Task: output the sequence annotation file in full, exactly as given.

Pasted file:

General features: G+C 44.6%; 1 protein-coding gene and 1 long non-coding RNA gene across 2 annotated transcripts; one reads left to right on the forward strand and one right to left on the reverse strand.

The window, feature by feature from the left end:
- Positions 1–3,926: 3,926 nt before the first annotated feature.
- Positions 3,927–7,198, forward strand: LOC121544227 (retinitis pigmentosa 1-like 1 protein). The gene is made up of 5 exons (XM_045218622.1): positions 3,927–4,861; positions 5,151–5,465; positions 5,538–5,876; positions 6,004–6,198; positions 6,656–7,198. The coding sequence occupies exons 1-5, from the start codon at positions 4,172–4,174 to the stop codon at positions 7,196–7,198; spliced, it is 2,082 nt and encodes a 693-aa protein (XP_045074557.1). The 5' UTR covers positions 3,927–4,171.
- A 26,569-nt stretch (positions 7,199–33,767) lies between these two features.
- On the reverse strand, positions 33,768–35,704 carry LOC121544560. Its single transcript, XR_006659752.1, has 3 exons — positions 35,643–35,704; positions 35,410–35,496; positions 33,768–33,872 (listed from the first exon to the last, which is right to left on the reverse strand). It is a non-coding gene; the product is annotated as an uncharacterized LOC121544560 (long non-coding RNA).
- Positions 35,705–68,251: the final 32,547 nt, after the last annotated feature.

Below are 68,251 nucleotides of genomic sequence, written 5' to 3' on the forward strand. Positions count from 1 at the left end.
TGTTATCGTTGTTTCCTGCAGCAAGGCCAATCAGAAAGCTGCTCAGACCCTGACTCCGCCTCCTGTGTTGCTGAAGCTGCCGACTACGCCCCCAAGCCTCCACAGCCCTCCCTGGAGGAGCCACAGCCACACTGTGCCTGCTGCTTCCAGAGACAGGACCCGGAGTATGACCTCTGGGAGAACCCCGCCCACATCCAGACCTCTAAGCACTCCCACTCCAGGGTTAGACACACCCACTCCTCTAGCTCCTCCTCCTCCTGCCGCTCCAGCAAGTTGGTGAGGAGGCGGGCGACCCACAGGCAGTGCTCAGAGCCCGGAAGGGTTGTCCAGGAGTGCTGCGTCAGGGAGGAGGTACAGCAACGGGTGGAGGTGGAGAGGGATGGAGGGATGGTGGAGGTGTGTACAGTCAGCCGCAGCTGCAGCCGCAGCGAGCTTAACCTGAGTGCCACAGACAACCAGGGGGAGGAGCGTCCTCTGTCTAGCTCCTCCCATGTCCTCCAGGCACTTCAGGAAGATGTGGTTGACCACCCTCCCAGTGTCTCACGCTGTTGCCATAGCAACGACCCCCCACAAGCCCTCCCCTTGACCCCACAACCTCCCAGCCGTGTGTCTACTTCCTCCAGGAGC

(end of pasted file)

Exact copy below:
General features: G+C 44.6%; 1 protein-coding gene and 1 long non-coding RNA gene across 2 annotated transcripts; one reads left to right on the forward strand and one right to left on the reverse strand.

The window, feature by feature from the left end:
- Positions 1–3,926: 3,926 nt before the first annotated feature.
- Positions 3,927–7,198, forward strand: LOC121544227 (retinitis pigmentosa 1-like 1 protein). The gene is made up of 5 exons (XM_045218622.1): positions 3,927–4,861; positions 5,151–5,465; positions 5,538–5,876; positions 6,004–6,198; positions 6,656–7,198. The coding sequence occupies exons 1-5, from the start codon at positions 4,172–4,174 to the stop codon at positions 7,196–7,198; spliced, it is 2,082 nt and encodes a 693-aa protein (XP_045074557.1). The 5' UTR covers positions 3,927–4,171.
- A 26,569-nt stretch (positions 7,199–33,767) lies between these two features.
- On the reverse strand, positions 33,768–35,704 carry LOC121544560. Its single transcript, XR_006659752.1, has 3 exons — positions 35,643–35,704; positions 35,410–35,496; positions 33,768–33,872 (listed from the first exon to the last, which is right to left on the reverse strand). It is a non-coding gene; the product is annotated as an uncharacterized LOC121544560 (long non-coding RNA).
- Positions 35,705–68,251: the final 32,547 nt, after the last annotated feature.

Below are 68,251 nucleotides of genomic sequence, written 5' to 3' on the forward strand. Positions count from 1 at the left end.
TGTTATCGTTGTTTCCTGCAGCAAGGCCAATCAGAAAGCTGCTCAGACCCTGACTCCGCCTCCTGTGTTGCTGAAGCTGCCGACTACGCCCCCAAGCCTCCACAGCCCTCCCTGGAGGAGCCACAGCCACACTGTGCCTGCTGCTTCCAGAGACAGGACCCGGAGTATGACCTCTGGGAGAACCCCGCCCACATCCAGACCTCTAAGCACTCCCACTCCAGGGTTAGACACACCCACTCCTCTAGCTCCTCCTCCTCCTGCCGCTCCAGCAAGTTGGTGAGGAGGCGGGCGACCCACAGGCAGTGCTCAGAGCCCGGAAGGGTTGTCCAGGAGTGCTGCGTCAGGGAGGAGGTACAGCAACGGGTGGAGGTGGAGAGGGATGGAGGGATGGTGGAGGTGTGTACAGTCAGCCGCAGCTGCAGCCGCAGCGAGCTTAACCTGAGTGCCACAGACAACCAGGGGGAGGAGCGTCCTCTGTCTAGCTCCTCCCATGTCCTCCAGGCACTTCAGGAAGATGTGGTTGACCACCCTCCCAGTGTCTCACGCTGTTGCCATAGCAACGACCCCCCACAAGCCCTCCCCTTGACCCCACAACCTCCCAGCCGTGTGTCTACTTCCTCCAGGAGC